Linda Allewalt: Let’s call HB547 what it is: a blatant attempt to legalize evangelizing in schools.
Retired educator Linda Allewalt says that a new “religious freedom” bill in Kentucky is just an attempt to inject religion into the classroom–where it does not belong.
I worked for many years in public school classrooms as a teacher’s aide and as a substitute teacher. I am very familiar with the environment of a classroom and how the teachers and children interact. The very best teachers are the ones who make their classroom feel like a comfortable space and where all the students feel as though they are equal and valued in that little community they share daily. The Supreme Court rulings in 1962 and 1963 that people refer to as the point at which “God was kicked out of the schools” came up because children were being exposed to daily Christian based prayers and the Christian bible in the classroom. This led to students of other faiths (and no faith) to feel like outsiders every day in their school.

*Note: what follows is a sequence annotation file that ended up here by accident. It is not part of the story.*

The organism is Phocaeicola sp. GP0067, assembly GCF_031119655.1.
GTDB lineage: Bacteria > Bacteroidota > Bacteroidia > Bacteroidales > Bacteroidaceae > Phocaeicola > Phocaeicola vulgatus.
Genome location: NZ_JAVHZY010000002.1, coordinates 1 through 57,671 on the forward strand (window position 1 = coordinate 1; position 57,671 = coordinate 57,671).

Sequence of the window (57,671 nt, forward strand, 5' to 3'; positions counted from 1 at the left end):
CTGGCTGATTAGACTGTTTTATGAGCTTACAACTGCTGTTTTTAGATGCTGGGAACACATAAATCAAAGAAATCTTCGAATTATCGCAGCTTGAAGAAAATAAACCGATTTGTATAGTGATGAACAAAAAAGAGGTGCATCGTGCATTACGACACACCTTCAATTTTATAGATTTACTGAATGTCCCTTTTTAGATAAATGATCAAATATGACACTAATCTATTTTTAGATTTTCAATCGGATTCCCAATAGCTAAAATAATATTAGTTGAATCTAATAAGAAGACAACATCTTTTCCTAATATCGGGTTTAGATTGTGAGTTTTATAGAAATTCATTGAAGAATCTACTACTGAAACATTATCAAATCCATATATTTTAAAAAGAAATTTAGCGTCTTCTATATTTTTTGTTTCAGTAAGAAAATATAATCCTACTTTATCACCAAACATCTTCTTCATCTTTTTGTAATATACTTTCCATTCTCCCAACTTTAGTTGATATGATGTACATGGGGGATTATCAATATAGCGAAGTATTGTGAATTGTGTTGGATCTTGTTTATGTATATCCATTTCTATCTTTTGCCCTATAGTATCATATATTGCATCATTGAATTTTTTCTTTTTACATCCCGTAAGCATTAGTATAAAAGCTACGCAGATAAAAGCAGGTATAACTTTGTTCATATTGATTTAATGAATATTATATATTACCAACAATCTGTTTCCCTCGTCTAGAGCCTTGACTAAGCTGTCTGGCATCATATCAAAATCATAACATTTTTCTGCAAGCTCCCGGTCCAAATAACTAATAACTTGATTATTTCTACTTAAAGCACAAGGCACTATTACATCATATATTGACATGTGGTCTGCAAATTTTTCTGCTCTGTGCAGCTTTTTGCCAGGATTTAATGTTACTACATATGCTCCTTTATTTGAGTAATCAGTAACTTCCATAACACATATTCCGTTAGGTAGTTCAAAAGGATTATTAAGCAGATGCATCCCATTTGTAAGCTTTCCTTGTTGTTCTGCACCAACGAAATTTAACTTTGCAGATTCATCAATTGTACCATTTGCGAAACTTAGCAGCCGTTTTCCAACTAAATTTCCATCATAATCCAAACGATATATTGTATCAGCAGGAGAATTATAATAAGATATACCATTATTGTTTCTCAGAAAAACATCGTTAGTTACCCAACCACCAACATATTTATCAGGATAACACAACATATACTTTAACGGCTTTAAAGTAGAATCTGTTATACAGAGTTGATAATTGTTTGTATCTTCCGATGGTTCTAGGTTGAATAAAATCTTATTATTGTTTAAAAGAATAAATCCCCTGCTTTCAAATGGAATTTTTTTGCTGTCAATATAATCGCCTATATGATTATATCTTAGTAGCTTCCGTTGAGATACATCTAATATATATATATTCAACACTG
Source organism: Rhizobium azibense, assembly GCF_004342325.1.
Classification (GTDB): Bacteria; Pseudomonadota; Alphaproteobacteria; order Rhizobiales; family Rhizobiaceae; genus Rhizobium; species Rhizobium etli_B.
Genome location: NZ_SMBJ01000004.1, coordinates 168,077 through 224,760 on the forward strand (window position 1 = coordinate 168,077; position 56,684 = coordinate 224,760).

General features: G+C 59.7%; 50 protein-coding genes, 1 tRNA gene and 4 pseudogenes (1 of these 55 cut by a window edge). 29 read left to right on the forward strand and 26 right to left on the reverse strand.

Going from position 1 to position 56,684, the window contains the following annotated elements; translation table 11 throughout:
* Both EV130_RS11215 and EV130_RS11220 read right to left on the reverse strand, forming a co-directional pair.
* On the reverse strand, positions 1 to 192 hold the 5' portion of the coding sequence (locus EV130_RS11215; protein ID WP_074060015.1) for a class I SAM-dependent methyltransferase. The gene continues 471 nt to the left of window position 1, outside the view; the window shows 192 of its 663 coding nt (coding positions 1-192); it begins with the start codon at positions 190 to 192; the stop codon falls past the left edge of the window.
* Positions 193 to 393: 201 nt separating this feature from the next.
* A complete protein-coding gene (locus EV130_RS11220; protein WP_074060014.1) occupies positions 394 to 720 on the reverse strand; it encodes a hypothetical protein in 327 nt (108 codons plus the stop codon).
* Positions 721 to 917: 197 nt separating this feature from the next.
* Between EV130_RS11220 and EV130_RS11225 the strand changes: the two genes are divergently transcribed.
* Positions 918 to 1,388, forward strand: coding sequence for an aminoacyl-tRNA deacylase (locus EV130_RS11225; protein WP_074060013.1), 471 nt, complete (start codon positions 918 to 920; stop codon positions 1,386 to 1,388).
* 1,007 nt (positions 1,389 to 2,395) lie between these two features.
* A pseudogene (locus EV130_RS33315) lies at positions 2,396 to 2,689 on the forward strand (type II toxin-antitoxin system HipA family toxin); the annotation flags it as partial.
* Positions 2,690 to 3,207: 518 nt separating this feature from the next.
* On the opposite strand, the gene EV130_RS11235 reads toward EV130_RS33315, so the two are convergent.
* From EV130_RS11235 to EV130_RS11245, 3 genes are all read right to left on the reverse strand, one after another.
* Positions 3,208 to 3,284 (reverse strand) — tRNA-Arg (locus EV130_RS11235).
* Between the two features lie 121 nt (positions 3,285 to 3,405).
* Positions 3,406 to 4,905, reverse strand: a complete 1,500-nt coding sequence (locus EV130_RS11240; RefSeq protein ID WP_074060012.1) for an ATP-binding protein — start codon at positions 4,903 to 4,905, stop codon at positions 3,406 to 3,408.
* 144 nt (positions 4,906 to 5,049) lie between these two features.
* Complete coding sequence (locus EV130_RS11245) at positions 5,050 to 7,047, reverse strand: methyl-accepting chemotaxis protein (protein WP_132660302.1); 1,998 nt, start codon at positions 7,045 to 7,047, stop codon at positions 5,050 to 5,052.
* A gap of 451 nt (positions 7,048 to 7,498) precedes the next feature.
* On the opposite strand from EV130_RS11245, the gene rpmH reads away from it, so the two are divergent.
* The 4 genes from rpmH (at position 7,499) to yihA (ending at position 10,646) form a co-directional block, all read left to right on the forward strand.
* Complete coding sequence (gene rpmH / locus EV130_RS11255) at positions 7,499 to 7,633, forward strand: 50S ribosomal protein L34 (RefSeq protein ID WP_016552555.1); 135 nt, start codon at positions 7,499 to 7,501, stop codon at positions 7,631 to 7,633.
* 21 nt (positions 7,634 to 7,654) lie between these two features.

I am also an atheist. When I read about this legislation and considered the fact that atheism is also protected speech under the First Amendment, I imagined what it would be like if I was once again running a classroom under the provisions of Rep. Fugate’s legislation. I could imagine wearing my Freedom From Religion shirt that says, “Unabashed Atheist: Not Afraid of Burning in Hell.” I could wear my nice Big A atheist necklace. I could put a copy of Christopher Hitchens’ book “God is Not Great” on my desk next to my pencil holder. I could put up a little sign with one of my favorite quotes on it by Chapman Cohen, “ Gods are fragile things. They may be killed by a whiff of science or a dose of common sense.” I could go on with this idea, but I think you get my drift. I wouldn’t do any of this, even if the law said I could. Why? Because it’s wrong, both morally and ethically and violates everything I ever learned about the role of the teacher in a classroom of children. It is also wrong to harangue the people you work with everyday with proselytizing pamphlets and out loud vocal prayers. When a teacher is more invested in pushing their religious rights than they are creating an equal community, void of divisiveness, with the staff in the building and all the children in their classrooms, they don’t belong in the profession. They are taking advantage of the captive audience of children for their own purposes. It’s beyond reprehensible.